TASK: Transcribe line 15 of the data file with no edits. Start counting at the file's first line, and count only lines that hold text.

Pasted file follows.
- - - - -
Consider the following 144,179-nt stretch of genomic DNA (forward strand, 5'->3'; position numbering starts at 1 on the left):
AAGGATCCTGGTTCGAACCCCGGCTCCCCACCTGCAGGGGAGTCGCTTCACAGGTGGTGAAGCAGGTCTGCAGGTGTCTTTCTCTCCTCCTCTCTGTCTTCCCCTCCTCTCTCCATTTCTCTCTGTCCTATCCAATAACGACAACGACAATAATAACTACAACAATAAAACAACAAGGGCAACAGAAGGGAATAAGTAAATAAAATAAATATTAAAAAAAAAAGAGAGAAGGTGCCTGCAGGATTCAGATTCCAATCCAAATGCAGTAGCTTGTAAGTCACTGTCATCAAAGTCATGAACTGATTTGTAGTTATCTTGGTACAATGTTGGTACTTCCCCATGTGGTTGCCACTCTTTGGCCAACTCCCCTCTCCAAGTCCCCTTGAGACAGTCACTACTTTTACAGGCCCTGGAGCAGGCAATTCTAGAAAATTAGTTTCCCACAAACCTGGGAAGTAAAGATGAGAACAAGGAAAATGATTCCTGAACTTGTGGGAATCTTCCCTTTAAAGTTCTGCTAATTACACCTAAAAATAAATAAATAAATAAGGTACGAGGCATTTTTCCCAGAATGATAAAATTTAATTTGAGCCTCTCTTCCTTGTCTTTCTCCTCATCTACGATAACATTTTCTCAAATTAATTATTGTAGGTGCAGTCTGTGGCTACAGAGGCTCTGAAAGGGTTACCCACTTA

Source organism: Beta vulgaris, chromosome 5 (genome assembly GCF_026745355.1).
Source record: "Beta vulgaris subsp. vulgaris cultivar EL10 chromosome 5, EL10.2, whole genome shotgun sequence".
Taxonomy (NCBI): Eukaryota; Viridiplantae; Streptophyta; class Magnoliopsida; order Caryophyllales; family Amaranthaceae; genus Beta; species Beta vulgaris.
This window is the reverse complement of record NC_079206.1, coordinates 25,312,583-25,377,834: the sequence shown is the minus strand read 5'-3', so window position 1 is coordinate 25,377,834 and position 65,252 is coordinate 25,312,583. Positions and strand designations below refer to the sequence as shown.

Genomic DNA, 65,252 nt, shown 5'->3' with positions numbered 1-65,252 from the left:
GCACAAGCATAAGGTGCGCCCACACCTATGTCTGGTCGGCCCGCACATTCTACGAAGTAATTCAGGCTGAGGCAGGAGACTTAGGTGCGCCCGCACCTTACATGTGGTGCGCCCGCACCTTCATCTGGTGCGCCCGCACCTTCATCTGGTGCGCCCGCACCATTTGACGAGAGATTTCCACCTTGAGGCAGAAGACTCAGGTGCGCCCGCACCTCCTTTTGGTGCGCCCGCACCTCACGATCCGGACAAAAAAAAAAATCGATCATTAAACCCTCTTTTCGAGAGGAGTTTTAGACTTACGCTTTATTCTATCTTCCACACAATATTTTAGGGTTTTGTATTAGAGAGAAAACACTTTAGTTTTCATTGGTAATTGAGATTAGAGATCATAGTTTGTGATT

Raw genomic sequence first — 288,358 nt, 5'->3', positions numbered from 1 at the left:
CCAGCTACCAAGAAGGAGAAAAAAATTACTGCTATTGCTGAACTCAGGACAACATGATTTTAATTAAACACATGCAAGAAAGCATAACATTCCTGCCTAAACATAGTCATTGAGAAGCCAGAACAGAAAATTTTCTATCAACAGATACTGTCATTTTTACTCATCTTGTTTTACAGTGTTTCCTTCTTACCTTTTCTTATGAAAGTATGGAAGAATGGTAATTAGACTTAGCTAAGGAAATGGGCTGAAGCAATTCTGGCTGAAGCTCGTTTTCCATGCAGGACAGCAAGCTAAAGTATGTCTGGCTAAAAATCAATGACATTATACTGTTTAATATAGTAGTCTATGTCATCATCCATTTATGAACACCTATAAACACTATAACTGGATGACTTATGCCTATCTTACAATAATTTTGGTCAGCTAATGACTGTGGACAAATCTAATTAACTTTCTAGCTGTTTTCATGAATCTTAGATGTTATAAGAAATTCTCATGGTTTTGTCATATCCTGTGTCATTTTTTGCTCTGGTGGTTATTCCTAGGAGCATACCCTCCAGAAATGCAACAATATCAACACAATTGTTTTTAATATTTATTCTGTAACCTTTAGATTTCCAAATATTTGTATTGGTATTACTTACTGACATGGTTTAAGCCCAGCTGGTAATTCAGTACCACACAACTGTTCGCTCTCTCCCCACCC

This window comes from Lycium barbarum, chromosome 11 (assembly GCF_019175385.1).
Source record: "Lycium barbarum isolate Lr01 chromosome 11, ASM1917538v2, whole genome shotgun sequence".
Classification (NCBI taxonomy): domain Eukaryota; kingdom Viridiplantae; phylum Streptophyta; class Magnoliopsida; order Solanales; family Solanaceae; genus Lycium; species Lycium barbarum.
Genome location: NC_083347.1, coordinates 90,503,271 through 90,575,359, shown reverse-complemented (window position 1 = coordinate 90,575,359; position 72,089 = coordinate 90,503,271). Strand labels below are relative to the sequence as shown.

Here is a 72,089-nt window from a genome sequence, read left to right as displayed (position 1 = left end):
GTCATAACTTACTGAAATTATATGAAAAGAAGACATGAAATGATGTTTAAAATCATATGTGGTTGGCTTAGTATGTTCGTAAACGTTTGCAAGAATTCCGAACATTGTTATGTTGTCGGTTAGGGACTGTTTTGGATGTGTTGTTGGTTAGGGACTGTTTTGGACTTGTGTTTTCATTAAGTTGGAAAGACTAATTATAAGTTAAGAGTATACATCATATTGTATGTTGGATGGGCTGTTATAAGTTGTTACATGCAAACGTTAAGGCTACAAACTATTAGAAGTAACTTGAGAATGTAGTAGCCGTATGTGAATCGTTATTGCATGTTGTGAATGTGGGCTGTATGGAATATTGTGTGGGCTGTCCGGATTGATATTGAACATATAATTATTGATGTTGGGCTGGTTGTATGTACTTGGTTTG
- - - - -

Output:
Here is a 72,089-nt window from a genome sequence, read left to right as displayed (position 1 = left end):